NASA is suspending "the majority of its ongoing engagements" with its Russian counterpart over the crisis in Ukraine.
Senior officials of Caterpillar Inc. defended the company against accusations that it had used an affiliate in Switzerland to avoided paying some $2.4 billion in taxes over a 12-year period.
A shot fired by a British Army sniper at a suspected Taliban fighter in Afghanistan last December killed not just the man in the marksman's sights but also five other men who were thought to be militant soldiers, The Telegraph reports.
New England is getting a hard glancing blow from a huge winter storm that has generated hurricane-force winds and such adjectives as "mind-blowing" and "monster" from normally mild-mannered meteorologists.
Hoping it will be "a dignified and reverential setting," the soon-to-be-opened National September 11 Memorial Museum in New York City says approximately 8,000 unidentified remains of those who died in the 2001 terrorist attacks in Manhattan are returning "to the sacred ground of the World Trade Center site."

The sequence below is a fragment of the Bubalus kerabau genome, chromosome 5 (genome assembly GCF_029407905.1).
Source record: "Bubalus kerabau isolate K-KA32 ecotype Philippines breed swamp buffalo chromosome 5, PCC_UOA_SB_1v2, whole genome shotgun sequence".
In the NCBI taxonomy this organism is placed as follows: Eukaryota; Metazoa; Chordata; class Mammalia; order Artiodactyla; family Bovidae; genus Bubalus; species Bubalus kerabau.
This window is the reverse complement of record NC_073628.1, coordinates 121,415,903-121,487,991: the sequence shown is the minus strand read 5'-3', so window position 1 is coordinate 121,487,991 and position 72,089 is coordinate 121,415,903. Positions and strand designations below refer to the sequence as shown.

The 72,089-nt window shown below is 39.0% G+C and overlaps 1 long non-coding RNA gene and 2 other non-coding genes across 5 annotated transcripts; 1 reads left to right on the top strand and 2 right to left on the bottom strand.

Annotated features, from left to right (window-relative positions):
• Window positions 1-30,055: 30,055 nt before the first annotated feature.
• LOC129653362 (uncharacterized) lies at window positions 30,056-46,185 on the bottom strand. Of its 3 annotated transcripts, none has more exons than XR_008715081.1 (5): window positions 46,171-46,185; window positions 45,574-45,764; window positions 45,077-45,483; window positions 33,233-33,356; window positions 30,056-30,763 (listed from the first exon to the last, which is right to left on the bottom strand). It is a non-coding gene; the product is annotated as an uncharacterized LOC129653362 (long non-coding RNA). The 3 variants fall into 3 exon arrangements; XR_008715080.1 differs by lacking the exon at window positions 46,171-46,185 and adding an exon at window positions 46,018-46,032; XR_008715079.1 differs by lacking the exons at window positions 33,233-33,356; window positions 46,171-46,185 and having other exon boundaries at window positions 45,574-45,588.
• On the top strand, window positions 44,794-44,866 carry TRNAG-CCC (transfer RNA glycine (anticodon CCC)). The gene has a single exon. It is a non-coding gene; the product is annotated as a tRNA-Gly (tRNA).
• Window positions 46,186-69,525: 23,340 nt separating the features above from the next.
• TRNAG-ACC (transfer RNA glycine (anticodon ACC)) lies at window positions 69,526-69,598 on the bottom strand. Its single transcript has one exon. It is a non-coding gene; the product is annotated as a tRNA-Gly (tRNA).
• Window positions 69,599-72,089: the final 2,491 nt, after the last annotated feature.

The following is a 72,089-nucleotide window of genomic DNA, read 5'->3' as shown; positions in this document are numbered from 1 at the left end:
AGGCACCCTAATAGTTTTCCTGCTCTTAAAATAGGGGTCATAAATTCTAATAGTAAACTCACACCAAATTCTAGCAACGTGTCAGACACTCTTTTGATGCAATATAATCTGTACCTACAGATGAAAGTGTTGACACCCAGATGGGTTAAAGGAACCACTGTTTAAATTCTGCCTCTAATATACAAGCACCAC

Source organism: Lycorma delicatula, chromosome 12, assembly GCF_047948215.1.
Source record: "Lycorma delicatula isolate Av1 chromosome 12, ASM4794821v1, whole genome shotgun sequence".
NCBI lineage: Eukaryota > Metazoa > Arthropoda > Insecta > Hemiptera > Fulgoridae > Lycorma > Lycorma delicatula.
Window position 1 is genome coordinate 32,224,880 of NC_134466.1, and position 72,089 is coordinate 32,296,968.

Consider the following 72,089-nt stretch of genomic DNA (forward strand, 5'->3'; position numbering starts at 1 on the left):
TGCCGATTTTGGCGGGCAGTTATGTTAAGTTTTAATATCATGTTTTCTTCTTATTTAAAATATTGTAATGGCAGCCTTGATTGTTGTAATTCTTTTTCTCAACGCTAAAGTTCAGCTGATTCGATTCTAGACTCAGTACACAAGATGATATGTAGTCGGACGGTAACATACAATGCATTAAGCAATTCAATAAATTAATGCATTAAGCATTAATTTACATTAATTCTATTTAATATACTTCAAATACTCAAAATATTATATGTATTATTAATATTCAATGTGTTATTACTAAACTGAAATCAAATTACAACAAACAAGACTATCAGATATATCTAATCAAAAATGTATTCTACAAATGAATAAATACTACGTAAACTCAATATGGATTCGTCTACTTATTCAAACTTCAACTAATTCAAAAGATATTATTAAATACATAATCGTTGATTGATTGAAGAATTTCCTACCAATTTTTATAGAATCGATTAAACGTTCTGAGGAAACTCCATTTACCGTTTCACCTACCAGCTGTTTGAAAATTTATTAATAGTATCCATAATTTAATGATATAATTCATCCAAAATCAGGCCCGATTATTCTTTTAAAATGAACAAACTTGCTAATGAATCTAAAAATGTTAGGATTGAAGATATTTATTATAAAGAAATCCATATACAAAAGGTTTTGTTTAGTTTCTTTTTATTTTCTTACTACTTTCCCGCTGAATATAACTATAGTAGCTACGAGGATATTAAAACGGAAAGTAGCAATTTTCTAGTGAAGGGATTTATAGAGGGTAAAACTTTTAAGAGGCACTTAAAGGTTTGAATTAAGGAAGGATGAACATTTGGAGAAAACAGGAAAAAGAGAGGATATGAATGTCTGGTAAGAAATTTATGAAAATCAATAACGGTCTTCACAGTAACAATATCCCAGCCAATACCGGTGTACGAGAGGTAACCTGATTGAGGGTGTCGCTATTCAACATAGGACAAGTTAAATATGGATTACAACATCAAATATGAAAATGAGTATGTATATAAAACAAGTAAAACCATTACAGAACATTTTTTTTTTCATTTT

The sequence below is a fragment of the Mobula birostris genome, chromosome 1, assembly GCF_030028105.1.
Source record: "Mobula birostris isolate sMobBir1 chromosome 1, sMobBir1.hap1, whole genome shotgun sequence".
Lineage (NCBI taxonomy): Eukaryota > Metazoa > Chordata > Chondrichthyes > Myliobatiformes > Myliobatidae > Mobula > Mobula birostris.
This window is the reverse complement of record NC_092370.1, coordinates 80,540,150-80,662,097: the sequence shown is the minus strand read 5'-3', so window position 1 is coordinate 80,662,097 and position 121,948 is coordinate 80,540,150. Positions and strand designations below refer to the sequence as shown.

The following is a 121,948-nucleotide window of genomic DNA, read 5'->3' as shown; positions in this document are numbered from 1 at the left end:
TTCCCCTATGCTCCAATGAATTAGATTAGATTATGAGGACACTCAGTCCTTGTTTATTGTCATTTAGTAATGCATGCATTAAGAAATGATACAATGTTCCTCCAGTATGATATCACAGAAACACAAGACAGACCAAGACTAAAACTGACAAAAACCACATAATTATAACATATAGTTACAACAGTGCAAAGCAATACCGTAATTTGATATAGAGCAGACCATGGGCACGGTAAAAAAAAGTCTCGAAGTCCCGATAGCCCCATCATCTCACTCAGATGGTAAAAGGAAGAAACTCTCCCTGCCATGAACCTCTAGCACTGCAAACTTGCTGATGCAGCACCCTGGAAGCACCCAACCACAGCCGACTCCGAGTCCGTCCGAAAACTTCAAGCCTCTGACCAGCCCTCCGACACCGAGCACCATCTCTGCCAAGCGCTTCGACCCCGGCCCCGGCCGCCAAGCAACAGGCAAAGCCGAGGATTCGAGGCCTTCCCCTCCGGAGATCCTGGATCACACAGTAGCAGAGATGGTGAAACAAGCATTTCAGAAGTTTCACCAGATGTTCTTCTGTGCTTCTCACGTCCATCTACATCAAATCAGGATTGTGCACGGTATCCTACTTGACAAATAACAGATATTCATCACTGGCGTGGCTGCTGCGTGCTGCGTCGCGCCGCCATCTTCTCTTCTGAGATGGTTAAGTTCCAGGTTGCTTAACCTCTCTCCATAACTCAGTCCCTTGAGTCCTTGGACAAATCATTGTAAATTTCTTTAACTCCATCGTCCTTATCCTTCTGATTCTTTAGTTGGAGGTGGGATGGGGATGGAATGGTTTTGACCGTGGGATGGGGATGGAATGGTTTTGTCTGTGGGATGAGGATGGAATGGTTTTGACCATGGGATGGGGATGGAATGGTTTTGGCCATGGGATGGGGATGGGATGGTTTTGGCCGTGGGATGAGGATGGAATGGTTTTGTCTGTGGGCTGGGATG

The United States has the capability to record "100 percent" of a country's phone calls, The Washington Post reports today citing people "with direct knowledge" and documents leaked by former NSA contractor Edward Snowden.
The man widely believed to be at the center of an iconic 1945 photo showing a sailor kissing a nurse in the middle of Times Square on V-J Day has died.
The Obama administration's push to put income inequality atop the domestic political agenda has another battlefront.
A long-running case with great symbolism for the immigration debate in the country has likely come to an end today: The Supreme Court refused to hear an appeal from a Dallas suburb over its stringent laws against illegal immigrants.
An admiral of Iran's Northern Navy Fleet said warships under his command have been dispatched to skirt U.S. maritime borders for the first time, in tit-for-tat move aimed at protesting the U.S. naval presence in the Persian Gulf.